The retention of the enzyme activity of alcohol dehydrogenase (ADH) has been studied in various drying processes such as spray drying. The aim of this study is to encapsulate ADH in mannitol, either with or without additive in order to limit the thermal
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The retention of the enzyme activity of alcohol dehydrogenase (ADH) has been studied in various drying processes such as spray drying. The aim of this study is to encapsulate ADH in mannitol, either with or without additive in order to limit the thermal denaturation of the enzyme during the drying process. The retention of ADH activity was investigated at different drying temperatures. When mannitol was used, the encapsulated ADH was found inactive in all the dried powders. This is presumably due to the quick crystallization of mannitol during spray drying that resulted in the impairment of enzyme protection ability in comparison to its amorphous form. Maltodextin (dextrose equivalent = 11) was used to reduce the crystallization of mannitol. The addition of maltodextrin increased ADH activity and drastically changed the powder X-ray diffractogram of the spray-dried powders. Full article
(This article belongs to the Special Issue Microencapsulation Technology Applied to Pharmaceutics 2014)
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Review

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Open AccessReview Phototriggerable Liposomes: Current Research and Future Perspectives
Pharmaceutics 2014, 6(1), 1-25; doi:10.3390/pharmaceutics6010001
Received: 11 November 2013 / Revised: 28 November 2013 / Accepted: 5 December 2013 / Published: 19 December 2013
Cited by 17 | PDF Full-text (1181 KB) | HTML Full-text | XML Full-text
Abstract
The field of cancer nanomedicine is considered a promising area for improved delivery of bioactive molecules including drugs, pharmaceutical agents and nucleic acids. Among these, drug delivery technology has made discernible progress in recent years and the areas that warrant further focus and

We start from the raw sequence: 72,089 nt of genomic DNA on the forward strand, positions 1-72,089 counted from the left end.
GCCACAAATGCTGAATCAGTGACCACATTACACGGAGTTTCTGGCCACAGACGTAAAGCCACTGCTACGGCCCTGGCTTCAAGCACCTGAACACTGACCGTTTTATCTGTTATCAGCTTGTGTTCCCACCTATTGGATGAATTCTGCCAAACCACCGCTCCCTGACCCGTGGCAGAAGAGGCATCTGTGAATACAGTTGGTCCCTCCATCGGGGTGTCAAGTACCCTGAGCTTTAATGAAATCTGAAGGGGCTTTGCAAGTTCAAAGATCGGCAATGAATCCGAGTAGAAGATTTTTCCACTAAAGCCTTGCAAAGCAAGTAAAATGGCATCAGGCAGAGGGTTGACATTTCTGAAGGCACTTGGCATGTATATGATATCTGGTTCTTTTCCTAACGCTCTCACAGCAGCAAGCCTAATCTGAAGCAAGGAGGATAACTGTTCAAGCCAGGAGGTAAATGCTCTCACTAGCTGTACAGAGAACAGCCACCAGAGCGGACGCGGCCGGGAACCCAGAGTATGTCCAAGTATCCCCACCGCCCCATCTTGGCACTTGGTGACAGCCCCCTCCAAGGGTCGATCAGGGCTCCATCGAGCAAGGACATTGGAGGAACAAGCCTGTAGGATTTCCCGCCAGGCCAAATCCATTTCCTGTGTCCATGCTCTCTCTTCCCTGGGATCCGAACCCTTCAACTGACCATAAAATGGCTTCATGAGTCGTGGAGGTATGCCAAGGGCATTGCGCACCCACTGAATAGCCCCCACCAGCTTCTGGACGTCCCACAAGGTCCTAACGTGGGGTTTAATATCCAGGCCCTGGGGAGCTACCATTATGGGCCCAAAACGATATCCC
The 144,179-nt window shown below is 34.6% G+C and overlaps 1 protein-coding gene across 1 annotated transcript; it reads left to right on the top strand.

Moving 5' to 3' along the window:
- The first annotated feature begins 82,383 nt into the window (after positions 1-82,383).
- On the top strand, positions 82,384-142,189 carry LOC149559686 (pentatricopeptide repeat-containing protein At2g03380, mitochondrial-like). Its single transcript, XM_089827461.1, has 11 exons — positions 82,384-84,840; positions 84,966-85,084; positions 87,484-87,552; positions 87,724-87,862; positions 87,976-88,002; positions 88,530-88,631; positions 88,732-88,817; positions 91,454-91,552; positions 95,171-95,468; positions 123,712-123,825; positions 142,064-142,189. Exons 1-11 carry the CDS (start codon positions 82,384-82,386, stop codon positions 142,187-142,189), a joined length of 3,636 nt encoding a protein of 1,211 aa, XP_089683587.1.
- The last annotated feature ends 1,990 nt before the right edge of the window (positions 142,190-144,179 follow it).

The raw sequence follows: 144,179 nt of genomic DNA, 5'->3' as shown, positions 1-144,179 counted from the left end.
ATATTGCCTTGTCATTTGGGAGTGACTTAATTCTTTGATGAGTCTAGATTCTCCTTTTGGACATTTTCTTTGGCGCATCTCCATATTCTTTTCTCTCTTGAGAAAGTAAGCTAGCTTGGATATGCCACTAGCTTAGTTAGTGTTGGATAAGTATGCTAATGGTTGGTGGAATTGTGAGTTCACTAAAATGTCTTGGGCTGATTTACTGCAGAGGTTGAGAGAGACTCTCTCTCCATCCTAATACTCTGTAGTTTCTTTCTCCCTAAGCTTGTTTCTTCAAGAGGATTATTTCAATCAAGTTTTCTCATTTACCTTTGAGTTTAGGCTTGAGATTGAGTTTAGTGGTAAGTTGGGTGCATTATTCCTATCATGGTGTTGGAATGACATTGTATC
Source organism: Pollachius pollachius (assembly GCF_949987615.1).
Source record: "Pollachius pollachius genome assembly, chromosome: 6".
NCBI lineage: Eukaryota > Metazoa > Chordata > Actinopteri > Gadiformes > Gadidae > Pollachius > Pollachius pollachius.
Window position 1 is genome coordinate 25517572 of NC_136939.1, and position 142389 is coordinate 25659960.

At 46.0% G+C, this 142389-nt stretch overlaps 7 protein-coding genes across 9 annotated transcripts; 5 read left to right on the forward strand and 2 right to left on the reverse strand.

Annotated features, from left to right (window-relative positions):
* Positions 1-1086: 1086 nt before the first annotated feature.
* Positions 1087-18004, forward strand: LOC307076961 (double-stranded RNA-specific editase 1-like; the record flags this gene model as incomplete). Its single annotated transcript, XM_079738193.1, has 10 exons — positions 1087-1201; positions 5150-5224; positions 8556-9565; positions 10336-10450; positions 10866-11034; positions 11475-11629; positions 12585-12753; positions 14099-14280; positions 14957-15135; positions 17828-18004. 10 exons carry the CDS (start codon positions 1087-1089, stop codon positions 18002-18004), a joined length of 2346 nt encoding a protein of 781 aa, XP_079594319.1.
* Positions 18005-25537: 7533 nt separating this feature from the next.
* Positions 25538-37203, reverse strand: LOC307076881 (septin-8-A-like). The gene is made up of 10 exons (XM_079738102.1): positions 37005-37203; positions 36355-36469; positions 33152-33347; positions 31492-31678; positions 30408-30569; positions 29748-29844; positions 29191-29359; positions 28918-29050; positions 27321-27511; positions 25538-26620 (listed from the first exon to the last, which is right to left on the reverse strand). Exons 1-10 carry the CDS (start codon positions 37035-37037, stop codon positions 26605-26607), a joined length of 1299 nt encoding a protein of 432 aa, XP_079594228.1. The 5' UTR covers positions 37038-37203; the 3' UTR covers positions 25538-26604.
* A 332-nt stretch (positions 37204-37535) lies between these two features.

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The field of cancer nanomedicine is considered a promising area for improved delivery of bioactive molecules including drugs, pharmaceutical agents and nucleic acids. Among these, drug delivery technology has made discernible progress in recent years and the areas that warrant further focus and consideration towards technological developments have also been recognized. Development of viable methods for on-demand spatial and temporal release of entrapped drugs from the nanocarriers is an arena that is likely to enhance the clinical suitability of drug-loaded nanocarriers. One such approach, which utilizes light as the external stimulus to disrupt and/or destabilize drug-loaded nanoparticles, will be the discussion platform of this article. Although several phototriggerable nanocarriers are currently under development, I will limit this review to the phototriggerable liposomes that have demonstrated promise in the cell culture systems at least (but not the last). The topics covered in this review include (i) a brief summary of various phototriggerable nanocarriers; (ii) an overview of the application of liposomes to deliver payload of photosensitizers and associated technologies; (iii) the design considerations of photoactivable lipid molecules and the chemical considerations and mechanisms of phototriggering of liposomal lipids; (iv) limitations and future directions for in vivo, clinically viable triggered drug delivery approaches and potential novel photoactivation strategies will be discussed. Full article
(This article belongs to the Special Issue Liposome Technologies)
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Open AccessReview Overcoming the Cutaneous Barrier with Microemulsions
Pharmaceutics 2014, 6(1), 52-77; doi:10.3390/pharmaceutics6010052
Received: 16 December 2013 / Revised: 24 January 2014 / Accepted: 11 February 2014 / Published: 28 February 2014
Cited by 18 | PDF Full-text (327 KB) | HTML Full-text | XML Full-text
Abstract